• space repeats the maximum number of images without cropping them. The copies are placed at the edges first, and then evenly placed in other parts of the block. There may be gaps between the copies

Image size

In the previous examples, the size of the image and its position were determined by the browser. By default, the image size is equal to the original size from the file, and its position is fixed in the upper-left corner of the block.

However, we can't always guess what size the image needs. It depends on a lot of factors, for example:

  • The user's screen resolution
  • Project adaptability
  • Interactivity refers to when the user can interact with the page and this changes some of its parts

Under these conditions, you may need a single image that'll be adjusted to suit the needs of the page. For this, we have the background-size property, which takes two values:

  • Image width
  • Image height

If only the width is specified, the height will be adjusted automatically to preserve the proportions of the image. This option is used most often. You can use all of the units we've looked at for the value of this property.

In this example, it's a very good idea to go to CodePen itself and try different browser width sizes. Note the size of the left image - it will always occupy 30% of the block's width, even if the image extends beyond the block's borders. The original proportions are always preserved. The right image has fixed values that will not change when you change the page width.

The background-size property has two reserved values:

  • cover — the image is scaled to take up the entire block. In this case, the image may be cropped
  • contain — the image is scaled to cover the block area as much as possible, but not to crop the image itself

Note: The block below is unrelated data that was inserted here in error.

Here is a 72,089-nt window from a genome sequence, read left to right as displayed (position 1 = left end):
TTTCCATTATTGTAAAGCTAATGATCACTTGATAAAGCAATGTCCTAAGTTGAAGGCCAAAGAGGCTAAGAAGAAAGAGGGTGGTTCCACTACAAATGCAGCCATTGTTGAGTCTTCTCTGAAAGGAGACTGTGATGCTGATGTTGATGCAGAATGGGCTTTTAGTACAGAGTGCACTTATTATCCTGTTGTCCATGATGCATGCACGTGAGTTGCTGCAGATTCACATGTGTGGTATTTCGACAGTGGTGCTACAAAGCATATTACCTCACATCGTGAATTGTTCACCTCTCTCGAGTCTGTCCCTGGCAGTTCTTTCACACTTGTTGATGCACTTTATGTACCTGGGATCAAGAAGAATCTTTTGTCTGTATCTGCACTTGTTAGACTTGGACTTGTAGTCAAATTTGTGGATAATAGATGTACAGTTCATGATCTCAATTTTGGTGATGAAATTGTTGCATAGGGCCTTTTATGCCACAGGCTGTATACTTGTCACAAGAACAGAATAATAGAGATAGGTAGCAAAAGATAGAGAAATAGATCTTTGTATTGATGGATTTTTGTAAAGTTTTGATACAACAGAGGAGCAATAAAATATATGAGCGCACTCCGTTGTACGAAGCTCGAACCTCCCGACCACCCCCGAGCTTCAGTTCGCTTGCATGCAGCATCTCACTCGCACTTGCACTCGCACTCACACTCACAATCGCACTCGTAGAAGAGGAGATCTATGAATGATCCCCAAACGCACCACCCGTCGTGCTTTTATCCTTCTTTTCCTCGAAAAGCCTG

These values may be seen when creating top sections of a site, especially in cases of background images that cover the entire width of the screen.


Note: when you're creating pages and adding background images, make sure that the original image has sufficient resolution. If you try to stretch a small image, it'll be very pixelly, which doesn't make the page particularly attractive


Another property that affects the size of the image is background-origin. It works similarly to the box-sizing property, which is responsible for how the browser handles padding and block borders.

The background-origin property determines whether the background image will be placed on the padding or borders. The property takes one of these values:

  • border-box — the background image is drawn on the whole block, including padding and borders
  • padding-box is the default value. The background image is drawn in the area of the block and its padding but does not take into account the size of the borders defined by the border property
  • content-box — the background image is not drawn over the whole block, but over the content area within it

Let's look at an example:

You can see that the images still overlap the borders, for example with padding-box, even though we expected a different effect. The background going beyond the borders because the browser doesn't crop images, and the border is not solid.

This is where the background-clip property helps. Its job is to determine exactly how to crop the image when it leaves the block. Like background-origin, the property takes on one of three values:

  • border-box — cut relative to the border box
  • padding-box — cut relative to the padding box
  • content-box — cut relative to the content box

Another value is text, which is still experimental and suggests cropping the image relative to the text. Over time, the feature will be improved and you'll be able to use it without issue. We added it in the example, but it may not work correctly in other environments.


Note: The background-clip property affects not only the background image, but also the background color set using the background-color property


Positioning the background image

There are two properties left in the background property set. They are:

  • background-position — the position of the background inside the block
  • background-attachment — the background scrolls with the content